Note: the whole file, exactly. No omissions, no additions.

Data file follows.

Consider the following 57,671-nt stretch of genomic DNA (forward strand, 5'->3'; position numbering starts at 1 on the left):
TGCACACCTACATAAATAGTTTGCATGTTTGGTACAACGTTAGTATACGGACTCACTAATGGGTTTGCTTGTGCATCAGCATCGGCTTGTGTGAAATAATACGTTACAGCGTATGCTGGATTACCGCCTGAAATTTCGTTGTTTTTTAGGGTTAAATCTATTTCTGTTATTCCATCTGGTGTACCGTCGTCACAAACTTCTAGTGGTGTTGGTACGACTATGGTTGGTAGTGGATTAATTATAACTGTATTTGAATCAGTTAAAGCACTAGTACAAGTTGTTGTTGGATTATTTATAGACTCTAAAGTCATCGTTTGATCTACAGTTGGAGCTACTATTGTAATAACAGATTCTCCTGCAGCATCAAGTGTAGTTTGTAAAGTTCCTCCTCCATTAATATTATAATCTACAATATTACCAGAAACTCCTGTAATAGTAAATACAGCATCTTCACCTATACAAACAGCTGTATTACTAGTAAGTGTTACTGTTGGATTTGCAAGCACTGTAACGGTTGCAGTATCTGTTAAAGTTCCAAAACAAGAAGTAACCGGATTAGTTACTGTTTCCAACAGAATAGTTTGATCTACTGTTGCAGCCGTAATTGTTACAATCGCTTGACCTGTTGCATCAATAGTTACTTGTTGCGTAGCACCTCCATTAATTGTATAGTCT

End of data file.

Consider the following 57,671-nt stretch of genomic DNA (forward strand, 5'->3'; position numbering starts at 1 on the left):
TGCACACCTACATAAATAGTTTGCATGTTTGGTACAACGTTAGTATACGGACTCACTAATGGGTTTGCTTGTGCATCAGCATCGGCTTGTGTGAAATAATACGTTACAGCGTATGCTGGATTACCGCCTGAAATTTCGTTGTTTTTTAGGGTTAAATCTATTTCTGTTATTCCATCTGGTGTACCGTCGTCACAAACTTCTAGTGGTGTTGGTACGACTATGGTTGGTAGTGGATTAATTATAACTGTATTTGAATCAGTTAAAGCACTAGTACAAGTTGTTGTTGGATTATTTATAGACTCTAAAGTCATCGTTTGATCTACAGTTGGAGCTACTATTGTAATAACAGATTCTCCTGCAGCATCAAGTGTAGTTTGTAAAGTTCCTCCTCCATTAATATTATAATCTACAATATTACCAGAAACTCCTGTAATAGTAAATACAGCATCTTCACCTATACAAACAGCTGTATTACTAGTAAGTGTTACTGTTGGATTTGCAAGCACTGTAACGGTTGCAGTATCTGTTAAAGTTCCAAAACAAGAAGTAACCGGATTAGTTACTGTTTCCAACAGAATAGTTTGATCTACTGTTGCAGCCGTAATTGTTACAATCGCTTGACCTGTTGCATCAATAGTTACTTGTTGCGTAGCACCTCCATTAATTGTATAGTCT